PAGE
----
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Expanding a fresh food business

Armed with business plan, food truck entrepreneurs seek restaurant space

Trea Lavery
Expanding a fresh food business
The Fresh Food Generation team serving a lunch at The Food Project in Lincoln, MA. Cassandria Campbell is on the left and Jackson Renshaw is third from left. PHOTO: Stan Tansi

When Cassandria Campbell and Jackson Renshaw opened their food truck Fresh Food Generation in 2015, it was just that: a food truck.

Since then, their business has expanded to include catering and a cafe space at the DotHouse Health Center in Dorchester, enabling the duo to bring fresh, local, healthy food beyond Dudley Square where they started.

“I remember when we were first starting out, I was really excited to get two orders in a week for 30 people each,” said Renshaw in an interview with the Banner. “Now, we’re feeding roughly 500 to 600 people in our busiest day, and roughly 2,000 people a week.”

The truck opened in summer of 2015 with the mission of bringing affordable and sustainable food options to Roxbury. The two owners met while working at the Food Project, a local urban farming initiative, and developed their business plan through a six-month business accelerator program at the Future Boston Alliance.

At first, the truck was in Dudley Square three days a week, and they subsidized their low-priced menu options with proceeds from the higher-priced catering business for corporate clients, while keeping a low profit margin in order to maintain the affordability that customers in the area were used to from other food trucks and restaurants.

The duo was able to make connections with local organizations that have missions similar to their own while working in Dudley Square, and because of that, were soon recommended to run the cafe at DotHouse Health. As early as year two of their business operation, they were selling to customers there five days a week.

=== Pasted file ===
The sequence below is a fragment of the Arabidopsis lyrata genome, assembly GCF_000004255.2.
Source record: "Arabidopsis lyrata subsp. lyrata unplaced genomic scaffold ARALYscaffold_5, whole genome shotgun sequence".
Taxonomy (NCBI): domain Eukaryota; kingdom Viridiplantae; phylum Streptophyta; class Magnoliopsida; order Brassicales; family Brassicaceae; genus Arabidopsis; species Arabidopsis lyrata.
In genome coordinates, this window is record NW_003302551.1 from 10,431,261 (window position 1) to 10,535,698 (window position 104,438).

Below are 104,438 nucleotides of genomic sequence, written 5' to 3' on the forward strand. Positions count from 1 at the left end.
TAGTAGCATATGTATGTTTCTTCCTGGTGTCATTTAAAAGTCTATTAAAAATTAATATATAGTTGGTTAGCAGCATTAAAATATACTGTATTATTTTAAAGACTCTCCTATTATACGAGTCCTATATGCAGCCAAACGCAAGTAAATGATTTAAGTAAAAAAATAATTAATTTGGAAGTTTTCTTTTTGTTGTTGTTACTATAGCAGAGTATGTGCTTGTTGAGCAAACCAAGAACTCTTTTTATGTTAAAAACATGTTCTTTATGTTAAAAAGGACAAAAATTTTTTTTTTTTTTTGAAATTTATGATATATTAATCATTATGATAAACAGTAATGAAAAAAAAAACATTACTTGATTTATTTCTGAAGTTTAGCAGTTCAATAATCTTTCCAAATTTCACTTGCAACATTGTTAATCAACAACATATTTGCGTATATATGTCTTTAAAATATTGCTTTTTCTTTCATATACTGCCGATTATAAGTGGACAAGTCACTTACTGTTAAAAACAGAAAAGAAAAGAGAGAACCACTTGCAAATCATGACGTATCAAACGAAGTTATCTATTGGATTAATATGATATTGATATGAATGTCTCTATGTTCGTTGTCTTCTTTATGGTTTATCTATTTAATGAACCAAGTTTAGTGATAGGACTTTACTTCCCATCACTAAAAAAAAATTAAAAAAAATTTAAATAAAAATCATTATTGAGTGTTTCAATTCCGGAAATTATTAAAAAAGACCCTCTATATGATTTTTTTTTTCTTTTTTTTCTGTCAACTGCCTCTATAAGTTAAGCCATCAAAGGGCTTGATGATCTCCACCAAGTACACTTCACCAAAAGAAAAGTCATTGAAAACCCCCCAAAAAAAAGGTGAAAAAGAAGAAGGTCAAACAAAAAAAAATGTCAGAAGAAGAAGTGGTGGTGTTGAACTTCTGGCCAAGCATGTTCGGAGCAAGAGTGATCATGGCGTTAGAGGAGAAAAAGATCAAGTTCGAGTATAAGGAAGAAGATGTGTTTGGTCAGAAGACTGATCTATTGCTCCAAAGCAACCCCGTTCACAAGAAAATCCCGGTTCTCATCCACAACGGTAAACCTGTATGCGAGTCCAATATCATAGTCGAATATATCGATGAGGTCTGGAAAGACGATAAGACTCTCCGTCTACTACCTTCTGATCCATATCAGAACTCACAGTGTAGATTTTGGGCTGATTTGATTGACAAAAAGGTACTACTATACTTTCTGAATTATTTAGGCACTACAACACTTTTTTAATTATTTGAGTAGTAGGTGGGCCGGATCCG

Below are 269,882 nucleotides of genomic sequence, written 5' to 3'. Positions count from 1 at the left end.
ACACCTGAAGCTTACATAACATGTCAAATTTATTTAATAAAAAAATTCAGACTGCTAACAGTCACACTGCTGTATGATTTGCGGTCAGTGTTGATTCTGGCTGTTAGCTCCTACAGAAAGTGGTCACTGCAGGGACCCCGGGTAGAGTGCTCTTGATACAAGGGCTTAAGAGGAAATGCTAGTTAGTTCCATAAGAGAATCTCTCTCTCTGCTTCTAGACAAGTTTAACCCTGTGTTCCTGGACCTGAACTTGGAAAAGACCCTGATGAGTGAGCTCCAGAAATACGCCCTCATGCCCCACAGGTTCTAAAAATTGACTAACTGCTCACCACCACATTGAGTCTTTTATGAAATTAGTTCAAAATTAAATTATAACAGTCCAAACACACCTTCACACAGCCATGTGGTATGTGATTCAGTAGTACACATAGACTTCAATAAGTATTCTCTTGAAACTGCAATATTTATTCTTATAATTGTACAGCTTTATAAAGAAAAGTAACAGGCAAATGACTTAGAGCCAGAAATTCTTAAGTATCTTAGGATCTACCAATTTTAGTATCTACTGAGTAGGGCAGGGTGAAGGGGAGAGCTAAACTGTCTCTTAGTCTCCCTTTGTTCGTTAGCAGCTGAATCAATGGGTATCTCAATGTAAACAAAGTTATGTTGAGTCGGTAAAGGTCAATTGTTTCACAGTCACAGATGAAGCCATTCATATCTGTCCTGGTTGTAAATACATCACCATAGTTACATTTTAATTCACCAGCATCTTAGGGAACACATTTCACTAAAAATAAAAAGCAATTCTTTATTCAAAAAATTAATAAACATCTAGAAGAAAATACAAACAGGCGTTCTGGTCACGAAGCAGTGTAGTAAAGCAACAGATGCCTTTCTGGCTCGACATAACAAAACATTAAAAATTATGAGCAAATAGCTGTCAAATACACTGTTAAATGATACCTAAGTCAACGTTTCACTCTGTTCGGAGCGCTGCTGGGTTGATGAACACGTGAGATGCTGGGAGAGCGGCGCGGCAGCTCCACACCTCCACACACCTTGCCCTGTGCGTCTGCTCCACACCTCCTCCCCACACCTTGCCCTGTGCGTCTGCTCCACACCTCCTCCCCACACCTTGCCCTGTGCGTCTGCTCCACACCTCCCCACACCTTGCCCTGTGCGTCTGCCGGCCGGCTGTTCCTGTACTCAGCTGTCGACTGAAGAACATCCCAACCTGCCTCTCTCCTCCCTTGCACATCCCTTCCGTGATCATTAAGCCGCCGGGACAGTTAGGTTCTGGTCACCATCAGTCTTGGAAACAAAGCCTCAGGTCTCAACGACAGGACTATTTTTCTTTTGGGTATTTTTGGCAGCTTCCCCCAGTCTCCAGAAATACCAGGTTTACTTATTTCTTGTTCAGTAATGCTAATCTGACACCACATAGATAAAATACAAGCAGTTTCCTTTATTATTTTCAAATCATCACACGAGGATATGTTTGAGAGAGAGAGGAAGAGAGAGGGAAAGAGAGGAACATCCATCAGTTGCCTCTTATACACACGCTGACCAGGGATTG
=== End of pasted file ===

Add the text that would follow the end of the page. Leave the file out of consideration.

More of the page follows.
“People can step right out of their doctor’s office and into our cafe, and be encouraged to try something that they normally wouldn’t eat, or something healthier than they would eat normally,” Campbell said. “Instead of going to McDonald’s, you can come to us, and it’s a lot healthier for you.”

Campbell said that the entrepreneurs have had some surprises in their experience with the cafe, including having their kale salad be a best-seller, something they never would have expected when they opened. Also, they’ve noticed customers switching from asking for fountain sodas, as was common when they started, to seltzer water and healthier alternatives.

They’ve also had people ask at their food truck where the restaurant is — something that Campbell and Renshaw hope to be able to answer soon, with dreams of opening a brick-and-mortar space next year, once they find a suitable location.

“I think we’re part of a larger community conversation happening in Boston right now, specifically Dorchester, Mattapan and Roxbury. I’ve seen a lot of businesses open up recently that want to offer healthier food options,” Campbell said. “It’s really exciting, and I think people have been wanting this for a long time. I think it’s something our communities need to feel good, raise their families, to make sure we’re all healthy.”

The team is very intentional, Renshaw said, about sourcing their food locally and choosing sustainable options for plates and silverware, but also about supporting their employees. The business recently started offering 401(k) plans, something fairly unusual in the industry, and also offers employees and chefs access to management trainings and culinary workshops to help them develop their skills. Fresh Food Generation also makes sure that all its employees have food safety certifications, something that usually is required only for chefs.

As they look to expand their business even more, Renshaw and Campbell will soon begin offering online ordering, which will allow them to increase capacity and efficiency for their customers. They will also be bringing their truck to farmers markets throughout the summer, including at Fowler Clark Epstein Farm in Mattapan, the source of some of their produce.

While the business has expanded, the duo has stayed true to the reason they opened it in the first place: to bring healthy food to the area.

“The most important thing is to fall in love with the intention, not the invention,” Campbell said. “Our goal is to increase food access, to source from local farms, to create jobs and just feed as many people as we can. Our business model has pivoted, but our mission has stayed the same.”

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